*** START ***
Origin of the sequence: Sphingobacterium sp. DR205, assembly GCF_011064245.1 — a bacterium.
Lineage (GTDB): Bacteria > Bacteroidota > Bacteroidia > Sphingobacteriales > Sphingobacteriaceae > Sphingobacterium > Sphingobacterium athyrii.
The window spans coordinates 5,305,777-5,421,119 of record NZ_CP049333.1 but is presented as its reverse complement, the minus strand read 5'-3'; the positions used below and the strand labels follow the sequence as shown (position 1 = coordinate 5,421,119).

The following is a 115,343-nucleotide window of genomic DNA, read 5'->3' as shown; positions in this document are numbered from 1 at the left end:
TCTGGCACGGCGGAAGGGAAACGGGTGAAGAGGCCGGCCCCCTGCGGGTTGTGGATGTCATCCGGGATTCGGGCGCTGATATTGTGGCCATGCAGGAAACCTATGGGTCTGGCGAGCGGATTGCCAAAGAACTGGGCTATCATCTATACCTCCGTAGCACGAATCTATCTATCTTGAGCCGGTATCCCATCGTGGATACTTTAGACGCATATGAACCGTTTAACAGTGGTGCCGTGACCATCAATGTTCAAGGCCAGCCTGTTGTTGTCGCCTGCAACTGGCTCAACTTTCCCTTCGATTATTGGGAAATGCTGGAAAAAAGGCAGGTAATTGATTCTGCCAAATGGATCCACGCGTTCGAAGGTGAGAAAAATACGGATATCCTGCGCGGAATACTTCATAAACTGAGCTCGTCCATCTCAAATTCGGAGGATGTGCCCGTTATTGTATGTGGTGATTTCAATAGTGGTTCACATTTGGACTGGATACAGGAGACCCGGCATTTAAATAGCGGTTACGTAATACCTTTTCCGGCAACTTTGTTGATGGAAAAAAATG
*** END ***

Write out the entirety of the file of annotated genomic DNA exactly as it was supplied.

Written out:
Origin of the sequence: Sphingobacterium sp. DR205, assembly GCF_011064245.1 — a bacterium.
Lineage (GTDB): Bacteria > Bacteroidota > Bacteroidia > Sphingobacteriales > Sphingobacteriaceae > Sphingobacterium > Sphingobacterium athyrii.
The window spans coordinates 5,305,777-5,421,119 of record NZ_CP049333.1 but is presented as its reverse complement, the minus strand read 5'-3'; the positions used below and the strand labels follow the sequence as shown (position 1 = coordinate 5,421,119).

The following is a 115,343-nucleotide window of genomic DNA, read 5'->3' as shown; positions in this document are numbered from 1 at the left end:
TCTGGCACGGCGGAAGGGAAACGGGTGAAGAGGCCGGCCCCCTGCGGGTTGTGGATGTCATCCGGGATTCGGGCGCTGATATTGTGGCCATGCAGGAAACCTATGGGTCTGGCGAGCGGATTGCCAAAGAACTGGGCTATCATCTATACCTCCGTAGCACGAATCTATCTATCTTGAGCCGGTATCCCATCGTGGATACTTTAGACGCATATGAACCGTTTAACAGTGGTGCCGTGACCATCAATGTTCAAGGCCAGCCTGTTGTTGTCGCCTGCAACTGGCTCAACTTTCCCTTCGATTATTGGGAAATGCTGGAAAAAAGGCAGGTAATTGATTCTGCCAAATGGATCCACGCGTTCGAAGGTGAGAAAAATACGGATATCCTGCGCGGAATACTTCATAAACTGAGCTCGTCCATCTCAAATTCGGAGGATGTGCCCGTTATTGTATGTGGTGATTTCAATAGTGGTTCACATTTGGACTGGATACAGGAGACCCGGCATTTAAATAGCGGTTACGTAATACCTTTTCCGGCAACTTTGTTGATGGAAAAAAATG